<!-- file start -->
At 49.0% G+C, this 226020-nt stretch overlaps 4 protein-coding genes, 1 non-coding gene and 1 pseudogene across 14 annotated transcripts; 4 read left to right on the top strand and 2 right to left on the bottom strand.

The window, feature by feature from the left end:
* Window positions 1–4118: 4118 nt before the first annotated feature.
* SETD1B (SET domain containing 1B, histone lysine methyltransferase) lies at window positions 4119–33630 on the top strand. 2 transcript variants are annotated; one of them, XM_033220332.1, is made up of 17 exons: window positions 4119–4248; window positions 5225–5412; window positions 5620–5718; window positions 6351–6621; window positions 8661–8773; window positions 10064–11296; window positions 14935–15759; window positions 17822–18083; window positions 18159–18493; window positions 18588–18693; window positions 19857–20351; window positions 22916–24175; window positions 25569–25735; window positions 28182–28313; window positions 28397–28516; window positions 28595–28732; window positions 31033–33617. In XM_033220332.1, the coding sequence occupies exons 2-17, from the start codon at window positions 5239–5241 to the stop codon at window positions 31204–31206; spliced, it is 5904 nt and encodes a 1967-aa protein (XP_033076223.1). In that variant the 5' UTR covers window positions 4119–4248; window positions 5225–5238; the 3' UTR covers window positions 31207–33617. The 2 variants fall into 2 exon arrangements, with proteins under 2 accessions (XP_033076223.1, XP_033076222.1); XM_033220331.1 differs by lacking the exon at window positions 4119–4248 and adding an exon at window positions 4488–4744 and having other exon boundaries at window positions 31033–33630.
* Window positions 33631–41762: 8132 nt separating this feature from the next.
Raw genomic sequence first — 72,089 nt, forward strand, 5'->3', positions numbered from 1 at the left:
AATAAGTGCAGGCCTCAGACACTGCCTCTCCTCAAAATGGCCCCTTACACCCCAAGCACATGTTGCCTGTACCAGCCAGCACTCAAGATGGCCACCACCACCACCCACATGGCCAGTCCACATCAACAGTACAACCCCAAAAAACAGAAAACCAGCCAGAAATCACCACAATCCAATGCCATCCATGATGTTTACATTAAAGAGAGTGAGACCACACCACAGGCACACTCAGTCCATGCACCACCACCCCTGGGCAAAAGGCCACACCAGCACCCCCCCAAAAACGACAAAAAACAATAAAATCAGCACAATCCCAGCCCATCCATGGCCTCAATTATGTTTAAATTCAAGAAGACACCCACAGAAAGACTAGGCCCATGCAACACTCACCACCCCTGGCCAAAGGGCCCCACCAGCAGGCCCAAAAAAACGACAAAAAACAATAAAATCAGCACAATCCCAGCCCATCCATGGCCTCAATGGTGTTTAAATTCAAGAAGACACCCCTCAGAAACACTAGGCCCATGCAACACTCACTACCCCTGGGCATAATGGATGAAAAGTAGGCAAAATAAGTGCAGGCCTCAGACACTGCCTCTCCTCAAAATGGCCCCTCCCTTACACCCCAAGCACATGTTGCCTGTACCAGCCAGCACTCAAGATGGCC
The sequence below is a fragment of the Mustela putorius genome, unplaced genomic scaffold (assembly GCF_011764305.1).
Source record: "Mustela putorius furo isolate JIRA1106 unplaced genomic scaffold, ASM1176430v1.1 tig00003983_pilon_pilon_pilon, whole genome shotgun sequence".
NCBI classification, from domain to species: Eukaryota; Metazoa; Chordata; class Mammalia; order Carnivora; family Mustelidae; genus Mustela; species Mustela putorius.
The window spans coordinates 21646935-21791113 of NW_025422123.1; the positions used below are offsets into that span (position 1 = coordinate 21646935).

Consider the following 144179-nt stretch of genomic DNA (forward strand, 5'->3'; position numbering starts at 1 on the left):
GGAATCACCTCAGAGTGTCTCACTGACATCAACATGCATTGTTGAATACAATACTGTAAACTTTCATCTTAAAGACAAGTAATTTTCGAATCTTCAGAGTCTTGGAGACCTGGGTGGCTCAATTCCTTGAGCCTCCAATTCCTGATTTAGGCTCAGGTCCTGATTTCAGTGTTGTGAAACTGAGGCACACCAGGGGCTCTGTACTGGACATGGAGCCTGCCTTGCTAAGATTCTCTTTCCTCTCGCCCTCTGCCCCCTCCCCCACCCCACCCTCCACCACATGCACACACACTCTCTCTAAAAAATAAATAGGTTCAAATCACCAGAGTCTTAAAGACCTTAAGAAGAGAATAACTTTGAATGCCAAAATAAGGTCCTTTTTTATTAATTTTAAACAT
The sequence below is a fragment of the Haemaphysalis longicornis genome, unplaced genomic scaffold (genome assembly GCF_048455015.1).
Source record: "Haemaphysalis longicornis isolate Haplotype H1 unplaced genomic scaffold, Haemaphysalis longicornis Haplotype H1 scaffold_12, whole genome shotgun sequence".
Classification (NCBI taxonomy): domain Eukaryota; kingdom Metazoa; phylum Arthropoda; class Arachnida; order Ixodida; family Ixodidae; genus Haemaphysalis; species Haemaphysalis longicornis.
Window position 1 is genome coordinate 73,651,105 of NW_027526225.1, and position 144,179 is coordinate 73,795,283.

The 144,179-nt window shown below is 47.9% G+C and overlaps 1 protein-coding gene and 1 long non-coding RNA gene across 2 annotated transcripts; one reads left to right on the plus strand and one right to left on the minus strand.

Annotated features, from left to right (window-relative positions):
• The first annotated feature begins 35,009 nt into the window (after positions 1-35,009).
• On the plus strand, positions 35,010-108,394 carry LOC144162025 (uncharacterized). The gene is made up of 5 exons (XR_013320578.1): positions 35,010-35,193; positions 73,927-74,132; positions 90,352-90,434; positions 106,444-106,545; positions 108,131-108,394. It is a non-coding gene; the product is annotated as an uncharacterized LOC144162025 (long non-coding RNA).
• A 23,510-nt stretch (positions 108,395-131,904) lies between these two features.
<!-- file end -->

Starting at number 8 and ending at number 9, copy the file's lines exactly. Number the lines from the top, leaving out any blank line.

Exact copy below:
The sequence below is a fragment of the Mustela putorius genome, unplaced genomic scaffold (assembly GCF_011764305.1).
Source record: "Mustela putorius furo isolate JIRA1106 unplaced genomic scaffold, ASM1176430v1.1 tig00003983_pilon_pilon_pilon, whole genome shotgun sequence".